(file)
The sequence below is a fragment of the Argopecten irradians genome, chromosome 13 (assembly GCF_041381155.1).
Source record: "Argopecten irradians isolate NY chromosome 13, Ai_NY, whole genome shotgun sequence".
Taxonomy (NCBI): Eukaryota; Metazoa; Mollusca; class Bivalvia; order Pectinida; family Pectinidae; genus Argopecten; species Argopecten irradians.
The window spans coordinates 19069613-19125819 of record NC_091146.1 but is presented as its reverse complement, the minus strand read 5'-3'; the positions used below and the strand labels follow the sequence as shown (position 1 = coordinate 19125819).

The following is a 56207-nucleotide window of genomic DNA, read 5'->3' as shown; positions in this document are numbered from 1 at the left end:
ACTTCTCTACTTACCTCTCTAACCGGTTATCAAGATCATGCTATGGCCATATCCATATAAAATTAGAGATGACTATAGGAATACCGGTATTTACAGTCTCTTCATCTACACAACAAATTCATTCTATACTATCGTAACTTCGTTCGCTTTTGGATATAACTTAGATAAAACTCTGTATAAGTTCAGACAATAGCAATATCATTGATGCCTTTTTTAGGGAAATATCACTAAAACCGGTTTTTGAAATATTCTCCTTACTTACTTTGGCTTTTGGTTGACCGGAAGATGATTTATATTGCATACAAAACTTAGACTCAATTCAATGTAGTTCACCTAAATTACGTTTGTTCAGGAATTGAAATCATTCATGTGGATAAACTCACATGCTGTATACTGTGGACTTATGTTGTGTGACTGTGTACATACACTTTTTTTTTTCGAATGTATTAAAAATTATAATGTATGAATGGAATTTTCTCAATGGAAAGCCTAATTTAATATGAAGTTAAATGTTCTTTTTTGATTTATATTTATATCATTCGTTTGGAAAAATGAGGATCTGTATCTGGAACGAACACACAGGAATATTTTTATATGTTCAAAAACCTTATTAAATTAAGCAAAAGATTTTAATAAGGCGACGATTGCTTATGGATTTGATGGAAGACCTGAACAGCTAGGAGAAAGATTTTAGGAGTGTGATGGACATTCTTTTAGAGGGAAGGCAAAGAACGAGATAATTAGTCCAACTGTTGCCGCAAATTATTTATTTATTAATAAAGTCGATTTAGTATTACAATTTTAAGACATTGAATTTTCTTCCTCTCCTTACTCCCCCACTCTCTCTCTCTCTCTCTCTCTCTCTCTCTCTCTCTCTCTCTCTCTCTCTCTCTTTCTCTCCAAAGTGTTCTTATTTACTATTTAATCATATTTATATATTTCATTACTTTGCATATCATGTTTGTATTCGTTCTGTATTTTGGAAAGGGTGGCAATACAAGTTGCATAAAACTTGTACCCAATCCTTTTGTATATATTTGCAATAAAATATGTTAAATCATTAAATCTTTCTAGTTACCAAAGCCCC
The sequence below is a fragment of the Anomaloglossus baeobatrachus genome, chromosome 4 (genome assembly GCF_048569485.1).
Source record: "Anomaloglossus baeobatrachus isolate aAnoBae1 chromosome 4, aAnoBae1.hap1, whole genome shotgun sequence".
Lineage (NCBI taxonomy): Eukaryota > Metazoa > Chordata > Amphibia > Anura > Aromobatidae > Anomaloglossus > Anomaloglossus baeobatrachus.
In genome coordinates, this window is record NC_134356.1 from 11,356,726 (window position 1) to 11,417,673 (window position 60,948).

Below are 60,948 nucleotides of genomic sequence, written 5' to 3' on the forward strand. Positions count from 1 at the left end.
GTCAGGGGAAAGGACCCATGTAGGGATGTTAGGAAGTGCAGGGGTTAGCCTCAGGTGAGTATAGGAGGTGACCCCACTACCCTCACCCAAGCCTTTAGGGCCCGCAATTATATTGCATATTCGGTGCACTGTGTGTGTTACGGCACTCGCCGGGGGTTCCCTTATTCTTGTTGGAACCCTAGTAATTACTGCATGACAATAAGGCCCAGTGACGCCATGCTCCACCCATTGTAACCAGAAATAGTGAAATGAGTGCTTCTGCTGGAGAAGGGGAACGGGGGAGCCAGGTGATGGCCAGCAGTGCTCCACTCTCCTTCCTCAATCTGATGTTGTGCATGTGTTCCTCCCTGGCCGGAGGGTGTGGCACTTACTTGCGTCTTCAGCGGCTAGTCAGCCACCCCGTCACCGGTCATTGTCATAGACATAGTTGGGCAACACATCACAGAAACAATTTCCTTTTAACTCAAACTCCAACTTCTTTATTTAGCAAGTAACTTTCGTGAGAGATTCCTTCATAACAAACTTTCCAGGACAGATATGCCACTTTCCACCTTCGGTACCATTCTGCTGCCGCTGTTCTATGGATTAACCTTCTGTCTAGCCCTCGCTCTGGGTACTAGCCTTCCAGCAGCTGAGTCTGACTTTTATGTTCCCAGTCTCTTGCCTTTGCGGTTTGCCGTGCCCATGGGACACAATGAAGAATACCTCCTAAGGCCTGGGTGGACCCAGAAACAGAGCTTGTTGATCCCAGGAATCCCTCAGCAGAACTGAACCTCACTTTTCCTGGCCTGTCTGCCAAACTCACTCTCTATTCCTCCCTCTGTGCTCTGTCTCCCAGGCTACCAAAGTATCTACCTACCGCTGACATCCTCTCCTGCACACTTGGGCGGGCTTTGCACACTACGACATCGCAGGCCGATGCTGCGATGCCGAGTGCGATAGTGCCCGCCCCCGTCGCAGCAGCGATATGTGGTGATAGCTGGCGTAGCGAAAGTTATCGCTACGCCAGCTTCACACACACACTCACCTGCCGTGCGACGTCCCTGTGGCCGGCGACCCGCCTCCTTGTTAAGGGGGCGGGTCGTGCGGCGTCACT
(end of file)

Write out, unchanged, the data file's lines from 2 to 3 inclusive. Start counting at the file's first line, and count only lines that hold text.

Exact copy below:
Source record: "Argopecten irradians isolate NY chromosome 13, Ai_NY, whole genome shotgun sequence".
Taxonomy (NCBI): Eukaryota; Metazoa; Mollusca; class Bivalvia; order Pectinida; family Pectinidae; genus Argopecten; species Argopecten irradians.